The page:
4. “Kyrie” – Mr Mister. It was the beginning of March ’86 that this not-so-great song by this not-so-great duo reached #1 on Billboard’s Top 40 for pop music. I liked the song for obvious reasons, at least to me. I could relate to the lyrics, as those last few years in my life had been pretty rough. While not completely reflected in my grades, I realized that if I wanted to go to college on a scholarship, I’d need to raise my game at least one more notch. “Kyrie” became my theme music for that.
If anyone cares to remember, most pop music on either side of the racial divide was about as serious as a five-year-old after drinking orange soda and eating a Snickers bar (I’m talking about me, not Noah – I would NEVER do that to my son ;)). So a pop song about a higher power watching over me through every step I’d take, well as a Christian without a country, I couldn’t ask for anything more. It helped that I actually liked the guitar riffs and could run to it.
5. “Piano In The Dark” – Brenda Russell. Part of being me is to be eclectic, which was why even I was surprised when I found myself liking this song. It was such a serious song during such silly times in music. I was a semester and a half into my Pitt years, and already I found my music tastes changing. The channeled anger from my crash and burn with crush # 2 that had sustained me for the first few weeks of the Spring had dissipated by early March ’88. With the warmer weather of that first Spring Break came also some sense of sweetness. I felt better enough about myself by then. Between Richard Marx, Michael Bolton, Michael Jackson (yeah, well, what can I say), Anita Baker, Salt ‘n Pepa, Kenny G, and others, I found myself beginning to find my self, my voice again. Some of that voice is contained in Russell’s “Piano In The Dark.”
6. “You Can’t Deny It” – Lisa Stansfield. By March ’90, with my first CD system (it was a boom box with high speed dubbing), I understood myself to be eclectic, and so did my friends. I no longer felt weird about the wide variety of music I liked, even when occasionally clowned about it. The ’90s finally had arrived, and with it came more and, in my opinion, better music to listen to and consume. Lisa Stansfield was the first “new” artist of the decade for me, and even though some of my female friends played her ad nauseum, I fell in love with this song because it was so fresh and different from much of the music from the late ’80s.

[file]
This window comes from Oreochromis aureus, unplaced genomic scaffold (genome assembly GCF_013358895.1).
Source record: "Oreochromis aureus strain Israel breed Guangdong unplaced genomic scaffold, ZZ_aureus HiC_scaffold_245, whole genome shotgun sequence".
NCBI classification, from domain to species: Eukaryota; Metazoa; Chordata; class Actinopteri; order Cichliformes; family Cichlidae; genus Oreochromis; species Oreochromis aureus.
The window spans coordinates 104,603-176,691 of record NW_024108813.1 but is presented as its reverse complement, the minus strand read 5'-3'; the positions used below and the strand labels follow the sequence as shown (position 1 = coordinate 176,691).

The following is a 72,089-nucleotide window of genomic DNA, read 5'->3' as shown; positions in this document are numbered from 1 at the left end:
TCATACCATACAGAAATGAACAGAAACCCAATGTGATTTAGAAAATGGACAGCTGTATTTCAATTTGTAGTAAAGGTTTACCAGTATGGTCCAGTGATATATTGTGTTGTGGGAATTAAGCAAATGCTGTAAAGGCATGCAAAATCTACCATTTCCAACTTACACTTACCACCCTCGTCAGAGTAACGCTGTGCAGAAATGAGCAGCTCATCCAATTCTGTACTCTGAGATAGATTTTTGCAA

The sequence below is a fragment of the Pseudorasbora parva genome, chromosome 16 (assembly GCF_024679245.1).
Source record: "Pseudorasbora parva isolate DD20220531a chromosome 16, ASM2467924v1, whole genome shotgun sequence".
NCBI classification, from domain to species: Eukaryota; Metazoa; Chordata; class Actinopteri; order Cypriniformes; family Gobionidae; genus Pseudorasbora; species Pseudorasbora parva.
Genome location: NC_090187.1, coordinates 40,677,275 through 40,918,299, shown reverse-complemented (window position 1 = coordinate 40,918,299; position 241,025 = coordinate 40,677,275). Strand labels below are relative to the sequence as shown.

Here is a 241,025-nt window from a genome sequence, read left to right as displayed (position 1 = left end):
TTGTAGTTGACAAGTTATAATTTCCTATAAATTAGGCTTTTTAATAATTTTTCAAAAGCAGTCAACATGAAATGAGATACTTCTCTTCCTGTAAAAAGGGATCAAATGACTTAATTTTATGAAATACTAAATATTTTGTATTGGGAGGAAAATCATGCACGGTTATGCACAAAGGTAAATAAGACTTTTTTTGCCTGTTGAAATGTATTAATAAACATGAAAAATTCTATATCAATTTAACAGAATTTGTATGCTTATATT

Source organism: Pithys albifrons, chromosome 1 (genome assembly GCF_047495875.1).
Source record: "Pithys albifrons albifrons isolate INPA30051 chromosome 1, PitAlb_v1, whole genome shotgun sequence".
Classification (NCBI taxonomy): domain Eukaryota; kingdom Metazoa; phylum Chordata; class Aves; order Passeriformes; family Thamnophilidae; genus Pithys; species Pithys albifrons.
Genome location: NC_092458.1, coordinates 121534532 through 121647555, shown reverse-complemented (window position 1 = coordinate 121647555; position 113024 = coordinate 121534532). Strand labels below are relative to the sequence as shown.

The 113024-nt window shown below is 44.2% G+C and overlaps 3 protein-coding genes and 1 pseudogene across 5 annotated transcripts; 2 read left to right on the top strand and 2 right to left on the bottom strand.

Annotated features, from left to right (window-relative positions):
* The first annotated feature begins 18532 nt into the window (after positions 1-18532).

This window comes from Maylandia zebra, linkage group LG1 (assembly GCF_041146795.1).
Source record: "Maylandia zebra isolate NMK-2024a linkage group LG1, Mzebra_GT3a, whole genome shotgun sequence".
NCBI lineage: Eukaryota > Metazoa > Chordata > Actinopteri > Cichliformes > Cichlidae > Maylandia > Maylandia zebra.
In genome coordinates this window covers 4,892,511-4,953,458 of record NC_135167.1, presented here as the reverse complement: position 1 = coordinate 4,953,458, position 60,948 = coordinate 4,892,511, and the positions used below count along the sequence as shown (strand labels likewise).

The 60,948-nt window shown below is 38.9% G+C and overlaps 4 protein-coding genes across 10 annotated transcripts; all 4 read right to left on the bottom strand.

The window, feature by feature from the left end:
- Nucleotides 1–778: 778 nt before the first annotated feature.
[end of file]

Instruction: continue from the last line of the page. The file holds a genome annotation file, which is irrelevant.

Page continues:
7. “Beautiful Day” – U2. I skipped over most of the ’90s because most of my musical discoveries in that decade didn’t occur in March. Plus, once I started grad school, I was constantly inundated with different kinds of music. By the end of the decade, I was so consumed with work and writing and a new marriage that I didn’t pay as much attention to music as I should. I knew full well that U2 had released a new album in October ’00. But I didn’t snap up the new CD, wasn’t listening much to the radio, and was working upwards of 120 hours a week while finding a new job. Luckily I “discovered” “Beautiful Day” before it was too late to enjoy it.
It reminded me of all of the hopes and dreams of my past, my past crushes, my heartbreak and my deepest joys. It reminded me to remain hopeful about the future, even if things do look bleak at the moment. God knows we need that more than anything right now.